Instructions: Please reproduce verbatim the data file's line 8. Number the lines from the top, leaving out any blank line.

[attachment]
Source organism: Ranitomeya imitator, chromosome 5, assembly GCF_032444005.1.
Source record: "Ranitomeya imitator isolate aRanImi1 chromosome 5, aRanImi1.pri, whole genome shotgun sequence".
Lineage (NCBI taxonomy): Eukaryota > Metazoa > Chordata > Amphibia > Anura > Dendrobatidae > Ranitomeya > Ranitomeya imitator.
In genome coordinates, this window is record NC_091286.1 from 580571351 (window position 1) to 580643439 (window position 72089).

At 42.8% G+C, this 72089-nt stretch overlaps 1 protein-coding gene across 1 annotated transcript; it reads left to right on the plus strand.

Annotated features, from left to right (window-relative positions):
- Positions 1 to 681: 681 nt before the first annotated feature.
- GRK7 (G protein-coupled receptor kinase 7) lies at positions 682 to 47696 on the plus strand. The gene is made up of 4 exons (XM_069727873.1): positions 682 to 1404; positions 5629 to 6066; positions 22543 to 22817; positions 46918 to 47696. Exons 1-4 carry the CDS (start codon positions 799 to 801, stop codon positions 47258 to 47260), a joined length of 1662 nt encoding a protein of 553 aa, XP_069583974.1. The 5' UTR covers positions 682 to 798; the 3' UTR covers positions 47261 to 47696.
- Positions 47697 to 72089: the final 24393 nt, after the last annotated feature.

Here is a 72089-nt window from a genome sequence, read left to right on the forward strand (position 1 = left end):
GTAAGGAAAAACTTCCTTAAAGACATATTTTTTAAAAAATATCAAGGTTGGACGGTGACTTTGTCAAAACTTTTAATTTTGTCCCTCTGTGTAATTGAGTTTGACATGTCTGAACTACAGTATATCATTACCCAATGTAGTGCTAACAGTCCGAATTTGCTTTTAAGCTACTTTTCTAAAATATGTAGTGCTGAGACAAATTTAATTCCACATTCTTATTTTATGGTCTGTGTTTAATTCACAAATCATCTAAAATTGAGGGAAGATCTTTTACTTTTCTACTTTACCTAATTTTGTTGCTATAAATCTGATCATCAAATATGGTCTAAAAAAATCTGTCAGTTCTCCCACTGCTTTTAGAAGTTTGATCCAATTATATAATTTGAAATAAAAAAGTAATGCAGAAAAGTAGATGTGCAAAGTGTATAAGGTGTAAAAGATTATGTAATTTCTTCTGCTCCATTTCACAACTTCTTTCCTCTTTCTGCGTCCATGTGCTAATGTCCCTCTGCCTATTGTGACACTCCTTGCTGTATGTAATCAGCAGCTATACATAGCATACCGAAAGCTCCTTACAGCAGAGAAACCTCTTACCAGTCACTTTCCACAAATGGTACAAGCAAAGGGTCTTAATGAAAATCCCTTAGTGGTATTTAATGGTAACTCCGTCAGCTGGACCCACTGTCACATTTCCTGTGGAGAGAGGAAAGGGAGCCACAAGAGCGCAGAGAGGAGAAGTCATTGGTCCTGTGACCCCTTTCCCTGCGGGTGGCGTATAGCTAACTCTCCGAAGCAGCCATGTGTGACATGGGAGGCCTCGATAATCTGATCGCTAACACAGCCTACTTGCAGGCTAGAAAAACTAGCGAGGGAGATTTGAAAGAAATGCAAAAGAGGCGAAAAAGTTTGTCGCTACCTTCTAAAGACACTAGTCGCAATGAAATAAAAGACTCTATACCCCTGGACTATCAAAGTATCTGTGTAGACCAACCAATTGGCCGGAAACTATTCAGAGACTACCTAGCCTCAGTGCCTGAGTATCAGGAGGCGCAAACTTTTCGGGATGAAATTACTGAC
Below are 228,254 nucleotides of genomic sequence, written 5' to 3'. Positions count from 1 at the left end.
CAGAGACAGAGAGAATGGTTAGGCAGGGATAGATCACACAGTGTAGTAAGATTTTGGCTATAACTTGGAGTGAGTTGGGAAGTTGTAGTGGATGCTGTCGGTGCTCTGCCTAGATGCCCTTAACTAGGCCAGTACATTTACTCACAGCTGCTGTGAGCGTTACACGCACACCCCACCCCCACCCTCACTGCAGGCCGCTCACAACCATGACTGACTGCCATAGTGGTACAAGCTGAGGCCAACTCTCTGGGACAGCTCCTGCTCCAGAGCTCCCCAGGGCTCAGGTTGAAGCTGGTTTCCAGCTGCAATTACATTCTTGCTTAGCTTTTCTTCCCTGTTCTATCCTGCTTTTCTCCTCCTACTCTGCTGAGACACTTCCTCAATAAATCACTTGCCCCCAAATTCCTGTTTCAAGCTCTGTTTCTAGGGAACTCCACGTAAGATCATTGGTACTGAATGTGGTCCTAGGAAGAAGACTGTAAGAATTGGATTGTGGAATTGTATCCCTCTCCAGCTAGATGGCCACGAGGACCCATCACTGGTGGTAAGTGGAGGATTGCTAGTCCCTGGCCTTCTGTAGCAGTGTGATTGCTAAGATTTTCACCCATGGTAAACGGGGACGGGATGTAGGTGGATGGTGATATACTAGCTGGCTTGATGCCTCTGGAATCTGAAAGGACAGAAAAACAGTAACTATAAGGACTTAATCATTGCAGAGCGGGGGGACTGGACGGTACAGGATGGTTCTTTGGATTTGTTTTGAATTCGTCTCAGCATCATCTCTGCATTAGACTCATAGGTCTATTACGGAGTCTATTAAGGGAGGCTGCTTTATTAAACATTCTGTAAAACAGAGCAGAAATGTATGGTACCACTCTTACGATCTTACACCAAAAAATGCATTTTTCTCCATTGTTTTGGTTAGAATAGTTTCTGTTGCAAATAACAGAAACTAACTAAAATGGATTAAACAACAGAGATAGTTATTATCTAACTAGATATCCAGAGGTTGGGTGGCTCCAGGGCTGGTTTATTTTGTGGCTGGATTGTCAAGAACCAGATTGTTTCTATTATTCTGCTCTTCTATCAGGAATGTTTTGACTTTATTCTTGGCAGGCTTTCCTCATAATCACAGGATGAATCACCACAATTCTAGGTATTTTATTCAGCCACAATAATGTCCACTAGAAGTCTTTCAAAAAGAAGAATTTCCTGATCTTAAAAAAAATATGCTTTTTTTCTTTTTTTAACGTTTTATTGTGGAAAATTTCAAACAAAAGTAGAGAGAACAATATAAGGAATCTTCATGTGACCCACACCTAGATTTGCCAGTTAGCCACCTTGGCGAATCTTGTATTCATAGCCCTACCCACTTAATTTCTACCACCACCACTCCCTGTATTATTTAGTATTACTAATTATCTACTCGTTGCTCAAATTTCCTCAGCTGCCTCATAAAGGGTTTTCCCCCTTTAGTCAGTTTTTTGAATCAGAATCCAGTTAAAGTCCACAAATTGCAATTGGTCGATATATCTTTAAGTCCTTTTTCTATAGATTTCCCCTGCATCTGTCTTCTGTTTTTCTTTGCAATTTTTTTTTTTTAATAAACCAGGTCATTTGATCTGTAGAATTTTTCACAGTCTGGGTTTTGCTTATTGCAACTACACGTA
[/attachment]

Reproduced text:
- GRK7 (G protein-coupled receptor kinase 7) lies at positions 682 to 47696 on the plus strand. The gene is made up of 4 exons (XM_069727873.1): positions 682 to 1404; positions 5629 to 6066; positions 22543 to 22817; positions 46918 to 47696. Exons 1-4 carry the CDS (start codon positions 799 to 801, stop codon positions 47258 to 47260), a joined length of 1662 nt encoding a protein of 553 aa, XP_069583974.1. The 5' UTR covers positions 682 to 798; the 3' UTR covers positions 47261 to 47696.